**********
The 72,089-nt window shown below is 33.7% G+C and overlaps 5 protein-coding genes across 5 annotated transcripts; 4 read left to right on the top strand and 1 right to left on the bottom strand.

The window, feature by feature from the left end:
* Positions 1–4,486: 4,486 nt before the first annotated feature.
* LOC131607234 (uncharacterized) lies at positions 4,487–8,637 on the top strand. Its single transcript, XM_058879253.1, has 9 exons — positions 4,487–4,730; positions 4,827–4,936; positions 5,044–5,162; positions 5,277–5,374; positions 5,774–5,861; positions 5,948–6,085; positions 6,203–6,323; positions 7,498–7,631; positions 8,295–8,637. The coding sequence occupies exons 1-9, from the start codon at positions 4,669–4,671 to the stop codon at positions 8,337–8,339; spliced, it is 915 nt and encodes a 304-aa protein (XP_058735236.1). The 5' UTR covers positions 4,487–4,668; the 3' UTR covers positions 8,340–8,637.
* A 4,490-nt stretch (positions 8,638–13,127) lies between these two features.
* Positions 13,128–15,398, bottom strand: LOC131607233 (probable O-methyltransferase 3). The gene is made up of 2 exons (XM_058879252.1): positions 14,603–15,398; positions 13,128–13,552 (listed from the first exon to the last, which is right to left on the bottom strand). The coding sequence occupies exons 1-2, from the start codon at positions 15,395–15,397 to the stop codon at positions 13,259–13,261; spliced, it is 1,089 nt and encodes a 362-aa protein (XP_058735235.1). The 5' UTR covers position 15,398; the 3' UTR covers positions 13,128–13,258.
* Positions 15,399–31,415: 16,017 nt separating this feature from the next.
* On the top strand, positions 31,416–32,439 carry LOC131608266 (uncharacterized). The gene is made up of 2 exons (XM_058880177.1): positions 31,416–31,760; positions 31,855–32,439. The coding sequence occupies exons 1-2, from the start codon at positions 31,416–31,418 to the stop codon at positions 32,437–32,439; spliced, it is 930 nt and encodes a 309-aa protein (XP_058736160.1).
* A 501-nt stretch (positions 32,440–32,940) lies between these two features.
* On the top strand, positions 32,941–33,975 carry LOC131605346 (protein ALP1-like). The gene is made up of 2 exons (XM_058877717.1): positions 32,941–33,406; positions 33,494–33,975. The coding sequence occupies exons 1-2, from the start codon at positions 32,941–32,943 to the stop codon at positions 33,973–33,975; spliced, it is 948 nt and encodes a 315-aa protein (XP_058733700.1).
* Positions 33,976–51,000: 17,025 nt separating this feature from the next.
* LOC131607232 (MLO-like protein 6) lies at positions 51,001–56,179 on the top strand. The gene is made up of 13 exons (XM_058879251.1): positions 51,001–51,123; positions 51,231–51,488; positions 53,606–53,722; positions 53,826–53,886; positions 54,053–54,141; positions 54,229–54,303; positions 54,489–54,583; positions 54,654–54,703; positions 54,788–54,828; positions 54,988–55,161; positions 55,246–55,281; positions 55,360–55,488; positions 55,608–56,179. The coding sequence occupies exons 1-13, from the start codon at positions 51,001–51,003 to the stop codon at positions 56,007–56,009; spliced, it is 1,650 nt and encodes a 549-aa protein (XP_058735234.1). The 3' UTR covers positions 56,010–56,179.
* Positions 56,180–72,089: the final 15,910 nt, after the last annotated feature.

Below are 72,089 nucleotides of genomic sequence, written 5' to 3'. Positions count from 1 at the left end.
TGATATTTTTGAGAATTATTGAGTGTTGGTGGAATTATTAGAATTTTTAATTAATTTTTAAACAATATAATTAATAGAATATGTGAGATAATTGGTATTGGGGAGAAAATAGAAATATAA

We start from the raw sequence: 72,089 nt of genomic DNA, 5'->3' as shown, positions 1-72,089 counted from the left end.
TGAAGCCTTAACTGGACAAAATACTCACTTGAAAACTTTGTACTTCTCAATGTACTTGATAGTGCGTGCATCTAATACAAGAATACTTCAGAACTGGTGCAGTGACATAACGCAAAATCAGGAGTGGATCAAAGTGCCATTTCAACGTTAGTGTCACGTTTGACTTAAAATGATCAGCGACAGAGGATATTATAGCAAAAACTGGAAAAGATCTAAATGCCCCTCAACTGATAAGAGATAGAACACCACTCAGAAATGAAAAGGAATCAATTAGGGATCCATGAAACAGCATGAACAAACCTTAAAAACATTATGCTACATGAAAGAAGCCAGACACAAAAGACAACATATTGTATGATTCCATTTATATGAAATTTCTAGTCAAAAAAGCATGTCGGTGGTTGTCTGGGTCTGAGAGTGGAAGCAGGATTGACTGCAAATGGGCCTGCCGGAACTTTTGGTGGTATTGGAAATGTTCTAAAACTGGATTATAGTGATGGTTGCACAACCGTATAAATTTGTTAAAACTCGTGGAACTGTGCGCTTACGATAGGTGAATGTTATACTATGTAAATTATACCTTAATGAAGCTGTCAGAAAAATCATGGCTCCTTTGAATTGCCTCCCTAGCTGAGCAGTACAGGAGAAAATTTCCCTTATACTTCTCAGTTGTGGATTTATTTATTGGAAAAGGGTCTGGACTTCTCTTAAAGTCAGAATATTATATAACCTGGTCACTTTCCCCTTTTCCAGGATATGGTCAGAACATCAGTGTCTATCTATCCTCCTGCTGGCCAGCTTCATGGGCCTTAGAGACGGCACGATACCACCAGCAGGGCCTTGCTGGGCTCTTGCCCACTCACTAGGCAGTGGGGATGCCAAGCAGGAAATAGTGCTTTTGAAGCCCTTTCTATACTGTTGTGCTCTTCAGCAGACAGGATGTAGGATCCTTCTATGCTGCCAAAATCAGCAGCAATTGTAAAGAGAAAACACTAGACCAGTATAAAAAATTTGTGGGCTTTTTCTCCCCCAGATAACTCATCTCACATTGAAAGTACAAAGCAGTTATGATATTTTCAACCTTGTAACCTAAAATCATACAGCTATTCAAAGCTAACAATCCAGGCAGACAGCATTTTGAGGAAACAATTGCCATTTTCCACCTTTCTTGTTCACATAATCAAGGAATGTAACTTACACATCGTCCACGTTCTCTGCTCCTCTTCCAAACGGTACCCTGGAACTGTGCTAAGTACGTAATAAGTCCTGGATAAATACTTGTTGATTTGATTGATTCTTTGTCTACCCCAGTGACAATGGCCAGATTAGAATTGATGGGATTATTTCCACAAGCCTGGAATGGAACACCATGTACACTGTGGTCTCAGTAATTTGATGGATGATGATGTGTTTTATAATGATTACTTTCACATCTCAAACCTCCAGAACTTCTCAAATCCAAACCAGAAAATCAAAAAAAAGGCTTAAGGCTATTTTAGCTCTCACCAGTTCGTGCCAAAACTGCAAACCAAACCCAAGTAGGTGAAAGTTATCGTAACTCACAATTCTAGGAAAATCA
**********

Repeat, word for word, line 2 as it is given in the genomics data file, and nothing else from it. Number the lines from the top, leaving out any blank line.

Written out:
The window, feature by feature from the left end: